Ahmetovic added that because of the pandemic, film and TV productions are having to use more space than they normally would in order to accommodate new mandatory protocols such as social distancing. And few spaces are as large and versatile as a convention center, particularly GWCC.

“GWCC has more than 1 million square feet of contiguous exhibit space, making it the perfect venue to accommodate any need,” she said. “Likewise, with the majority of our team members working remotely, we are able to repurpose offices, hallways and internal gathering spaces that otherwise wouldn’t be available.”

She added, “Also, the fact that our exhibit halls are a blank canvas gives [productions] a lot more room on the creative side and they can use it for whatever they want.” 

Show Business

So how did the GWCC get so lucky? The facility’s relationship with the $9.5 billion Georgia film and television industry dates back to the early 2000s, when the GWCC and the (now-demolished) Georgia Dome began attracting minor shoots. But it wasn’t until 2011/2012 when the Georgia Film, Music & Digital Entertainment Office, a division of the Georgia Department of Economic Development, reached out about filming “Hunger Games: Catching Fire” at the facility, that things, well, began to catch fire.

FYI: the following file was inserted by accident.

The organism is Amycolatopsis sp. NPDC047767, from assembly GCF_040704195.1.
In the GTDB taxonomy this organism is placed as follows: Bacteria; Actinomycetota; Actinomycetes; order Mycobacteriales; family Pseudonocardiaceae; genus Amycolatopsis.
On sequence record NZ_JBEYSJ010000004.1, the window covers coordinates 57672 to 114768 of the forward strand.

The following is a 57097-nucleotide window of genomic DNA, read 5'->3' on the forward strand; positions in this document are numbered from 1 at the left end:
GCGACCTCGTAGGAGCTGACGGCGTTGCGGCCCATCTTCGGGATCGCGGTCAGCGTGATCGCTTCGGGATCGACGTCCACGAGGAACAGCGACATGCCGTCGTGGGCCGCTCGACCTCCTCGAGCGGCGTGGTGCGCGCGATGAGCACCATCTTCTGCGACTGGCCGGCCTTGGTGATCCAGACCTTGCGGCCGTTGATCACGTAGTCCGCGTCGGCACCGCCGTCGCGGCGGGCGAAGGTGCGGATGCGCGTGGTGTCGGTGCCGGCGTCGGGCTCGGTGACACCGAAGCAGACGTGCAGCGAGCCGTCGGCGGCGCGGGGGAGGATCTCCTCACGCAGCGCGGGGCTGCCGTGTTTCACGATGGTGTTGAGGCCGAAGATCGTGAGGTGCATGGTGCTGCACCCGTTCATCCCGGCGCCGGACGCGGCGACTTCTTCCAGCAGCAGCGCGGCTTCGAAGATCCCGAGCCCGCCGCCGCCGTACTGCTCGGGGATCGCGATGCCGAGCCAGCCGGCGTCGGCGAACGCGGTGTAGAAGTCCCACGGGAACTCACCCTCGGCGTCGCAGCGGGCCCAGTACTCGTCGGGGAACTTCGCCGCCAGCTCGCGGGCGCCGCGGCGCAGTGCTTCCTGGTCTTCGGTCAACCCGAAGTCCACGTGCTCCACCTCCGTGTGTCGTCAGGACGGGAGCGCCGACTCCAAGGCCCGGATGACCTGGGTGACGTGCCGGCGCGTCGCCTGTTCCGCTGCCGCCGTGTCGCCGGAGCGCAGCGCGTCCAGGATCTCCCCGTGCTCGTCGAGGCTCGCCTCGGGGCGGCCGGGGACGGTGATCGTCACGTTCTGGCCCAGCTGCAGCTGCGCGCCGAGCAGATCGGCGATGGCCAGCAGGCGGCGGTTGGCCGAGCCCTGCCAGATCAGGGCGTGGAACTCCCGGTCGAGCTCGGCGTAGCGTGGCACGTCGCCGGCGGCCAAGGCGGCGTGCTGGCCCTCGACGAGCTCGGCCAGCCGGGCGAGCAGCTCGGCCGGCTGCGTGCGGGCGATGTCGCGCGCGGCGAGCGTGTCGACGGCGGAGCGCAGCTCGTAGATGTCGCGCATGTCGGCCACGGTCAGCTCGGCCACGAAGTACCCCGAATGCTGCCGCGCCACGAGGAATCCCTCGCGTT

At the time, Georgia didn’t have the state-of-the-art soundstage facilities that it has today, so there was a need for the kind of large and flexible spaces that the GWCC possessed.

“We were able to move some trade shows around and that’s how it all started,” Ahmetovic said. “Adding an additional revenue stream made good business sense, plus it drives awareness to our meeting planner audience.”